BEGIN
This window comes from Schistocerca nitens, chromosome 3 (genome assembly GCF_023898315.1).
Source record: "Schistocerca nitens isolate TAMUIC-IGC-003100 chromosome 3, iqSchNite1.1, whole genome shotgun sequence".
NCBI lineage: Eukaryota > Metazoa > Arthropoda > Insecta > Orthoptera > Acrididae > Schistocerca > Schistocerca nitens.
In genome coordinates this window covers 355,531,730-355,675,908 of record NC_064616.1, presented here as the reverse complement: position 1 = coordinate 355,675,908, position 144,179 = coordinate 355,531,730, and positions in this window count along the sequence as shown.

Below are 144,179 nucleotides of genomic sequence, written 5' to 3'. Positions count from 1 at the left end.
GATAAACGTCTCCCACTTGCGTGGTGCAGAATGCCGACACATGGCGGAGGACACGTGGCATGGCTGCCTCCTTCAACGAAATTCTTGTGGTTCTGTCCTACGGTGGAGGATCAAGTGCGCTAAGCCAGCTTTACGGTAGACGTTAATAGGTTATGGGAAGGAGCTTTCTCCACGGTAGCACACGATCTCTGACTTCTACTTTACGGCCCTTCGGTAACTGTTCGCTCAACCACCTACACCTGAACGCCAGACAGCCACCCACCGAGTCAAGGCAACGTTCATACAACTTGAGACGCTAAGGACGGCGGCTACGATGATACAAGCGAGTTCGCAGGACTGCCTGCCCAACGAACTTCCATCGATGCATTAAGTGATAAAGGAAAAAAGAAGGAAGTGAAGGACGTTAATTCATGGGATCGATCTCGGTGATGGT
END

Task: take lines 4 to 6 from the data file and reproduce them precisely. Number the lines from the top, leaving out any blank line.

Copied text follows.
In genome coordinates this window covers 355,531,730-355,675,908 of record NC_064616.1, presented here as the reverse complement: position 1 = coordinate 355,675,908, position 144,179 = coordinate 355,531,730, and positions in this window count along the sequence as shown.

Below are 144,179 nucleotides of genomic sequence, written 5' to 3'. Positions count from 1 at the left end.
GATAAACGTCTCCCACTTGCGTGGTGCAGAATGCCGACACATGGCGGAGGACACGTGGCATGGCTGCCTCCTTCAACGAAATTCTTGTGGTTCTGTCCTACGGTGGAGGATCAAGTGCGCTAAGCCAGCTTTACGGTAGACGTTAATAGGTTATGGGAAGGAGCTTTCTCCACGGTAGCACACGATCTCTGACTTCTACTTTACGGCCCTTCGGTAACTGTTCGCTCAACCACCTACACCTGAACGCCAGACAGCCACCCACCGAGTCAAGGCAACGTTCATACAACTTGAGACGCTAAGGACGGCGGCTACGATGATACAAGCGAGTTCGCAGGACTGCCTGCCCAACGAACTTCCATCGATGCATTAAGTGATAAAGGAAAAAAGAAGGAAGTGAAGGACGTTAATTCATGGGATCGATCTCGGTGATGGT